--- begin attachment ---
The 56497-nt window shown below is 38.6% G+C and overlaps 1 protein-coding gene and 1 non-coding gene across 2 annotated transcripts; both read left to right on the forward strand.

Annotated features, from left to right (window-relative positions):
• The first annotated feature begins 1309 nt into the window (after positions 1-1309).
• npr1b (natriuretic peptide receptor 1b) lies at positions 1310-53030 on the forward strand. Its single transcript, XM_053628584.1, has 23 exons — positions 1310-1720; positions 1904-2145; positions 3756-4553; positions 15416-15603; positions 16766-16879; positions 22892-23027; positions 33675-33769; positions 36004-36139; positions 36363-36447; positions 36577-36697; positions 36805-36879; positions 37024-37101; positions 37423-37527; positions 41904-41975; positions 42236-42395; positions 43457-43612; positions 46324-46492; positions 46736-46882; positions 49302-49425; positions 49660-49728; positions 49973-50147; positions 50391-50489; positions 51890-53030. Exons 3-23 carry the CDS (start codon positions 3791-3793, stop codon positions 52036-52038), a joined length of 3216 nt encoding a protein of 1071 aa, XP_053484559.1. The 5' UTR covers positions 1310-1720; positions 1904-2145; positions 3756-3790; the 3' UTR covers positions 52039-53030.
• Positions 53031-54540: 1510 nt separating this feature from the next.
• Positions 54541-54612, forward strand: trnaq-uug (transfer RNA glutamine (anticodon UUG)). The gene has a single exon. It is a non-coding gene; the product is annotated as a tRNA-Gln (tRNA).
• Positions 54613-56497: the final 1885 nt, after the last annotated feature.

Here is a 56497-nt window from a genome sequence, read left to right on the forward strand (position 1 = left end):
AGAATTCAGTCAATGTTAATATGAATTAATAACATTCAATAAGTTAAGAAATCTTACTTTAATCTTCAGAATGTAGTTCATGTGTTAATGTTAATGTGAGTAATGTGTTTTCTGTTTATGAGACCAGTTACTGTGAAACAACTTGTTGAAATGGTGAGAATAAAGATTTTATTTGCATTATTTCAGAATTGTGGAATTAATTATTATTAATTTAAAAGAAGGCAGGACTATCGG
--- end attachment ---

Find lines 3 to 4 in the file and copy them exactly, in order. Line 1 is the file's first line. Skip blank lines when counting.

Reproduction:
• The first annotated feature begins 1309 nt into the window (after positions 1-1309).
• npr1b (natriuretic peptide receptor 1b) lies at positions 1310-53030 on the forward strand. Its single transcript, XM_053628584.1, has 23 exons — positions 1310-1720; positions 1904-2145; positions 3756-4553; positions 15416-15603; positions 16766-16879; positions 22892-23027; positions 33675-33769; positions 36004-36139; positions 36363-36447; positions 36577-36697; positions 36805-36879; positions 37024-37101; positions 37423-37527; positions 41904-41975; positions 42236-42395; positions 43457-43612; positions 46324-46492; positions 46736-46882; positions 49302-49425; positions 49660-49728; positions 49973-50147; positions 50391-50489; positions 51890-53030. Exons 3-23 carry the CDS (start codon positions 3791-3793, stop codon positions 52036-52038), a joined length of 3216 nt encoding a protein of 1071 aa, XP_053484559.1. The 5' UTR covers positions 1310-1720; positions 1904-2145; positions 3756-3790; the 3' UTR covers positions 52039-53030.